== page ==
Survey finds most Protestants believe God wants them to prosper financially. But views diverge on whether they must tithe to receive it.
For some Americans, dropping a check into the offering plate at church is a bit like having a Discover Card.
Both offer a cash-back bonus.
About a third of Protestant churchgoers say their congregation teaches that God will bless them if they donate money.
Two-thirds say God wants them to prosper. One in 4 say they have to do something for God to receive material blessings in return.
Those are among the key findings of a new study on “prosperity gospel” beliefs from Nashville-based LifeWay Research, which surveyed 1,010 Americans who attend a Protestant or nondenominational church at least once a month.
Researchers found more than a few churchgoers believe giving to God leads to financial rewards, said Scott McConnell, executive director of LifeWay Research.
“A significant group of churches seem to teach that donations trigger a financial response from God,” said McConnell.
A controversial topic
The belief that God gives financial rewards in exchange for offerings is a central part of the so-called prosperity gospel, which offers a “direct path to the good life,” as Duke professor Kate Bowler puts it.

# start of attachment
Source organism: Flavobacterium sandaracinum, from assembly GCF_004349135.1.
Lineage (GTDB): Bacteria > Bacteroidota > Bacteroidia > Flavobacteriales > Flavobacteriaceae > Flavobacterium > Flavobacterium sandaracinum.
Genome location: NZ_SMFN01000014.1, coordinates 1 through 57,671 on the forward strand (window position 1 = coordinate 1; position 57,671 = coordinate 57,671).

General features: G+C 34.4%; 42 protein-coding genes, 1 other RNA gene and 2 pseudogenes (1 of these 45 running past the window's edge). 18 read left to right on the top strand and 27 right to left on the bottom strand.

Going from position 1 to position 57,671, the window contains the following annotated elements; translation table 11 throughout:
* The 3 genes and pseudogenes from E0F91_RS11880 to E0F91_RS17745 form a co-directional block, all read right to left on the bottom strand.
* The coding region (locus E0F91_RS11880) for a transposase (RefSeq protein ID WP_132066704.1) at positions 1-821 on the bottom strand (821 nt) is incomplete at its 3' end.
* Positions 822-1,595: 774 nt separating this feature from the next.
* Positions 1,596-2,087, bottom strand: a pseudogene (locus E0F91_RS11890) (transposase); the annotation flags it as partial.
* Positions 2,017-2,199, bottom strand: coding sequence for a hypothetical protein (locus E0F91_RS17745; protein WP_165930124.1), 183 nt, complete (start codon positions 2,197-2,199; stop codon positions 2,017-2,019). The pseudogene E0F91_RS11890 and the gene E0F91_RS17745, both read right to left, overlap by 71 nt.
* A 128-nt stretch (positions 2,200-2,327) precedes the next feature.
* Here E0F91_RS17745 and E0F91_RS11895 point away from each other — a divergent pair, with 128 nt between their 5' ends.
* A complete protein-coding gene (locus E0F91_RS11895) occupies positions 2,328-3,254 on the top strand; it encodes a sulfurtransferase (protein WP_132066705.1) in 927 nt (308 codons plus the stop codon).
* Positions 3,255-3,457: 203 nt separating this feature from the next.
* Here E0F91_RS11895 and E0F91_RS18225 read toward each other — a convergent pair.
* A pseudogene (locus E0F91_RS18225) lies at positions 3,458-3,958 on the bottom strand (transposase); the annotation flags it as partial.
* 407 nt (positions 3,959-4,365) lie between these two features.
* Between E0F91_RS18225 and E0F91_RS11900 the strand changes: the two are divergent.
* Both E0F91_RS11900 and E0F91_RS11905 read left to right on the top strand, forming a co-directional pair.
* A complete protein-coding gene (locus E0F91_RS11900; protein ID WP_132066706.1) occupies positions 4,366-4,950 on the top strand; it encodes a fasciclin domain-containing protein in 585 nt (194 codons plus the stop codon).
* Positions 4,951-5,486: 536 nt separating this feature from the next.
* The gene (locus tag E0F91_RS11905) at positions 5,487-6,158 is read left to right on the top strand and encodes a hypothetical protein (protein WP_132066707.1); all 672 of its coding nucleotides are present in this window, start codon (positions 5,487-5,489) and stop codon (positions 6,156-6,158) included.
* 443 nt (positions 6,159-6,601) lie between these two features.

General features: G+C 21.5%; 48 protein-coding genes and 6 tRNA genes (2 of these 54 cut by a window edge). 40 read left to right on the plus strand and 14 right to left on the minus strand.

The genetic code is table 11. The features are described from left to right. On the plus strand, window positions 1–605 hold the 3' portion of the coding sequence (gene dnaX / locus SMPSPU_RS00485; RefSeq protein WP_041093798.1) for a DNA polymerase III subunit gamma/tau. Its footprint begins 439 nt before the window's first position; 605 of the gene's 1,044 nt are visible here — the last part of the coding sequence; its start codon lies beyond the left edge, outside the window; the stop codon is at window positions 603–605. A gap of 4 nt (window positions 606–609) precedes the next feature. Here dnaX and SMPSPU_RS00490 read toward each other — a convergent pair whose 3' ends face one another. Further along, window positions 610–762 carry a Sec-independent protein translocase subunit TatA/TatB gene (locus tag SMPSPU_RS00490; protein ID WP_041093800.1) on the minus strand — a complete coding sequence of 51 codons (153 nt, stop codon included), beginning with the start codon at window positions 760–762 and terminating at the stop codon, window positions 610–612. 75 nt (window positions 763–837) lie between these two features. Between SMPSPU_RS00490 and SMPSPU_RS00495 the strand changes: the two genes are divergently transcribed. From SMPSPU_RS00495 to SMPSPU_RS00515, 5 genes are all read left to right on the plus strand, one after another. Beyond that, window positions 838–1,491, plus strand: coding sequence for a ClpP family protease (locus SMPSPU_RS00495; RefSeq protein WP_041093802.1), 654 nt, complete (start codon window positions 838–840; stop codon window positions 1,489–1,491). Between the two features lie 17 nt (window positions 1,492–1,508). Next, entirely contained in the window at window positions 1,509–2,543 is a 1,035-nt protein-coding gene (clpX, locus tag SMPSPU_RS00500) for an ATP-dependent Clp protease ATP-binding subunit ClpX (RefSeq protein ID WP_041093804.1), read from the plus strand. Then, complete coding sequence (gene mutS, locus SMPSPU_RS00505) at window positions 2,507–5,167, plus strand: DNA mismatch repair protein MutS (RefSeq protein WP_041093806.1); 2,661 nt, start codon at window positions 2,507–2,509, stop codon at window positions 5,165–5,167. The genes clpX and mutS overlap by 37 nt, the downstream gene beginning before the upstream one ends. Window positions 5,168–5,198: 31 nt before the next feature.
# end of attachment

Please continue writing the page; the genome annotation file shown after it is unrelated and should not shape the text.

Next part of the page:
LifeWay Research found 38 percent of Protestant churchgoers agree with the statement, “My church teaches that if I give more money to my church and charities, God will bless me in return.” Fifty-seven percent disagree, including 40 percent who strongly disagree. Five percent are not sure.
Pentecostal and Assemblies of God churchgoers (53%) are most likely to agree. Churchgoers with evangelical beliefs (41%) are more likely to agree than those without evangelical beliefs (35%).
African-American (51%) and Hispanic churchgoers (43%) are …
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